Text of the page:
Joanna Forsyth studied and later taught courses with the Cob Cottage Company in Oregan USA and has developed her skills as a builder in conventional and timber and cob building settings. She designs, builds and teaches around the UK, Australia and the USA.
Simon Crook was a student on the PSC in 2011. Since then he has been building roundhouses in many settings and is now an experienced green wooderworker.
Charles Soares attended the Shift course in 2016/17 as a Shifty 7. He was looking for a change in his life to have a more sustainable and positive impact on the world. He fell in love with the roundhouse build and was inspired by Simon, Jo and Tony Wrench. After completing the course he attempted to find work in green building and worked in general construction after a year. Eventually he was fortunate enough to begin working with Simon and has since facilitated in building several roundhouses and other low impact buildings. Over the years he haa developed his skills and found his true passion lies in both traditional and roundwood timber framing.
Laura Corfield is a co-founder of Shift Bristol and facilitated the PSC until 2013 when she left to start a family. Now a mother of two she is hopping back aboard the Shifty wagon (albeit via Zoomsphere) and is looking forward to navigating this year’s adventure with the students. Alongside facilitating permaculture courses Laura has volunteered with a host of community engagement and sustainability groups; including founding Transition Keynsham, participating in Climate Action camps and demonstrations and supporting Bristol’s Kebele social centre.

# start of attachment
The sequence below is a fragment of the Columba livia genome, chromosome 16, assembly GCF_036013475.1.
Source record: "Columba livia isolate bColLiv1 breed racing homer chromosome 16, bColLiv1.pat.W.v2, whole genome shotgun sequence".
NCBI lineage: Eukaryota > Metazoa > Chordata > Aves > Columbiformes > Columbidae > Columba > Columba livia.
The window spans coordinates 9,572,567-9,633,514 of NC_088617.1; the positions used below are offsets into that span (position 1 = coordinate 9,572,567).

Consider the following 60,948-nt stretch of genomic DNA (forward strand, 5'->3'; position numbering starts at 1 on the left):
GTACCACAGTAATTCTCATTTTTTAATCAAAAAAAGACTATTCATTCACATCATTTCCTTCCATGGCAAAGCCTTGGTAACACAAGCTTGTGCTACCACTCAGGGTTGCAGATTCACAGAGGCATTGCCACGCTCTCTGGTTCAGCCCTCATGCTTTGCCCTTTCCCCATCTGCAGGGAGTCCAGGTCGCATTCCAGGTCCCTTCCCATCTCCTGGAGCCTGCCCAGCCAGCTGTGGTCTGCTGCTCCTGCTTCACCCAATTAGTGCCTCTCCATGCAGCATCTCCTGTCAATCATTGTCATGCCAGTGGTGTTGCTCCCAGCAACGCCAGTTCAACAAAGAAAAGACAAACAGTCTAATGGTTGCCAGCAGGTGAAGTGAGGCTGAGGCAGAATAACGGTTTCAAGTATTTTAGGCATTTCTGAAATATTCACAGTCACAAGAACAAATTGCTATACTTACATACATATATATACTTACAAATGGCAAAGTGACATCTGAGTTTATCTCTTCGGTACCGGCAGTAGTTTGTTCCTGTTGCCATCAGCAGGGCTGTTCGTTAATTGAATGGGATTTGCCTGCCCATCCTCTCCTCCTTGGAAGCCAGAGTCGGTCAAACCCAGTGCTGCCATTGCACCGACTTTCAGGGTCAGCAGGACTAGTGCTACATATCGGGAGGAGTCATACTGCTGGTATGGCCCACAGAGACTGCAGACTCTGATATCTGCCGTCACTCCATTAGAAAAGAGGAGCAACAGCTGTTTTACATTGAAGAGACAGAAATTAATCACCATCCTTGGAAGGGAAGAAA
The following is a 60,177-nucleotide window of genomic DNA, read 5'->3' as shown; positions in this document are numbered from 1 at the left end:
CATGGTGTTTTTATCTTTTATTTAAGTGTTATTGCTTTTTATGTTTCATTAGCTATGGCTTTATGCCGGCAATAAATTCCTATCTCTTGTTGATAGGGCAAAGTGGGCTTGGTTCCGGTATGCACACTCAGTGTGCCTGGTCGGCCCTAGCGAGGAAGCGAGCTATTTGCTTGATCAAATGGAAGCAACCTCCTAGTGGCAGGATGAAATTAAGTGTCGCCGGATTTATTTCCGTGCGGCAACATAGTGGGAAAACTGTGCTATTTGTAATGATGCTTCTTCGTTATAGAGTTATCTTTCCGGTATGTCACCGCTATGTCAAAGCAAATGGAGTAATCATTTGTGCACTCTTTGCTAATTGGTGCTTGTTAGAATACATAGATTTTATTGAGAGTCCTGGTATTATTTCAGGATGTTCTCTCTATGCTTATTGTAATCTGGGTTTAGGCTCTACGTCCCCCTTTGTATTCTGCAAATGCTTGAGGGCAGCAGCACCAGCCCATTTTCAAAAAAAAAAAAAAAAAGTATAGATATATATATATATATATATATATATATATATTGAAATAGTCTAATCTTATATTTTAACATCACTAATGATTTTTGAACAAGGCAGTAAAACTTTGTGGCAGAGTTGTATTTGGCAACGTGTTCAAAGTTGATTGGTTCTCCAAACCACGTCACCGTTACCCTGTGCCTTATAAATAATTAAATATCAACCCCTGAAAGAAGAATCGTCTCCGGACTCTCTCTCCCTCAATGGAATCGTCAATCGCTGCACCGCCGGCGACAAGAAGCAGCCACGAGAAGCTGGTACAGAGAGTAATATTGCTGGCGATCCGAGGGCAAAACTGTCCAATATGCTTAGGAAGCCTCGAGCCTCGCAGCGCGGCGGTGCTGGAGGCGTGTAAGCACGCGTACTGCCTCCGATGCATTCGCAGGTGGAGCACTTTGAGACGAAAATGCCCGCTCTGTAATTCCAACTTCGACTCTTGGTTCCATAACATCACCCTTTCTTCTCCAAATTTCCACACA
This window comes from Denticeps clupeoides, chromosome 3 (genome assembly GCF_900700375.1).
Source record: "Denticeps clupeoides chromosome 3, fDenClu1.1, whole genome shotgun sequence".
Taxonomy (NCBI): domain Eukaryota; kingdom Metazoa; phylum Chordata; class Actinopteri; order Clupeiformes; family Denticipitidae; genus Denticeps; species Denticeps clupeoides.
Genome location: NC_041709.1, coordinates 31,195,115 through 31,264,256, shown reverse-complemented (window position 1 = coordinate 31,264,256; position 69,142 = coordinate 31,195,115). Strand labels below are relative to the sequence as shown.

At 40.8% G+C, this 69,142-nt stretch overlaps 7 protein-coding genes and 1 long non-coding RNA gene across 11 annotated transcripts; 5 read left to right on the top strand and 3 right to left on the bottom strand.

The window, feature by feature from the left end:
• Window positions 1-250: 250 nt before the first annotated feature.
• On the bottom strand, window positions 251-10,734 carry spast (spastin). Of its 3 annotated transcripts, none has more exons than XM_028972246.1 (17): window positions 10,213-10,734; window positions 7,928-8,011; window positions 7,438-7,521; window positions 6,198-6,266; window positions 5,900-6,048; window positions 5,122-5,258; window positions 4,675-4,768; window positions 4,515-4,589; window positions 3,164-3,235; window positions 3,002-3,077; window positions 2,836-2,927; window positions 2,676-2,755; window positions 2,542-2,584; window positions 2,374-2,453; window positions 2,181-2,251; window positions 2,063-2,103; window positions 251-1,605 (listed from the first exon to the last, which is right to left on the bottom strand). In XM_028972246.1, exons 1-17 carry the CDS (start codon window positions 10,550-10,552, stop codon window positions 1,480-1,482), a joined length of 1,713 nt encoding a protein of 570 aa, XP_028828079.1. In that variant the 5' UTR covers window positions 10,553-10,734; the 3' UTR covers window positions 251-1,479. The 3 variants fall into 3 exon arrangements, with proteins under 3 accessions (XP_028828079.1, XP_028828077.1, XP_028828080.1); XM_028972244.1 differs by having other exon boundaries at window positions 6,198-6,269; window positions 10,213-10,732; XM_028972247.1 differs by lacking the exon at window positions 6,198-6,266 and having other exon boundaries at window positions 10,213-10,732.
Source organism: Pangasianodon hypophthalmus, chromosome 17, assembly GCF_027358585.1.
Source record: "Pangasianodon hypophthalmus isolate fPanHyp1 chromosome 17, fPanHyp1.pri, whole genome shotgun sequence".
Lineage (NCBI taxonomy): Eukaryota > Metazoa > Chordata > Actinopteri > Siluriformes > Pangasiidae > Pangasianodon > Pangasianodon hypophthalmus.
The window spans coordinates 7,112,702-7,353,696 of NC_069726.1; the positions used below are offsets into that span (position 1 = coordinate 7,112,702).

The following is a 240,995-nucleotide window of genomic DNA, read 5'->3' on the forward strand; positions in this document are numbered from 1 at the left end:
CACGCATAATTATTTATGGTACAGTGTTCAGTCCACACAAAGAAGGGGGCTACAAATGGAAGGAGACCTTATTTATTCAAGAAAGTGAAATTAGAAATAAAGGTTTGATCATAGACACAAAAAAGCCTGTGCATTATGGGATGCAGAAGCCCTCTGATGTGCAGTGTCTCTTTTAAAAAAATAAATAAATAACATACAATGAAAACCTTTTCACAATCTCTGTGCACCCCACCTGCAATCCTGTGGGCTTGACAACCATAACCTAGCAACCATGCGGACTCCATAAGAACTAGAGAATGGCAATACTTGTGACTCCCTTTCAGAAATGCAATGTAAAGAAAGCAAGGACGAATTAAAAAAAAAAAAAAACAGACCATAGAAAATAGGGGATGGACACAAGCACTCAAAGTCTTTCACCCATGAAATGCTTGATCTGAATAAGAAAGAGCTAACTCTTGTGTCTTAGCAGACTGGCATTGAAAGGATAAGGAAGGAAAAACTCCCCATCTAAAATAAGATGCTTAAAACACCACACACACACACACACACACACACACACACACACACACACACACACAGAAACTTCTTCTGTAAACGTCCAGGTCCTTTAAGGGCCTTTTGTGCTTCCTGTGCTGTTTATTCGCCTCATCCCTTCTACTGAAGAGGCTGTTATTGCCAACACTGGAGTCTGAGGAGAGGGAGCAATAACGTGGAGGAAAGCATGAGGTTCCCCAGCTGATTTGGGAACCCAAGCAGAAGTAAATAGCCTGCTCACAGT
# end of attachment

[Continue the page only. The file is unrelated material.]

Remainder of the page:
Alex Reuer joined Shift as a voluntary director in 2018. She came on board as part of the team in 2019 as a facilitator and systems- manager-in-chief. After completing the PSC as a student in 2017, her interest in local food systems led her to volunteer and work for the Landworkers’ Alliance and to become a board member at Sims Hill Shared Harvest, where she does a bit of organising and rather a lot of weeding. Having worked as a freelance translator and interpreter for the past ten years, she still devotes some of her time to human rights and environmental translations. She has many years of experience in volunteering as a community organiser and media officer for small local organisations. As a member of the Bristol Community Land Trust, she was involved in shaping a new co-housing project in North Bristol – and is over the moon to be living there from 2021!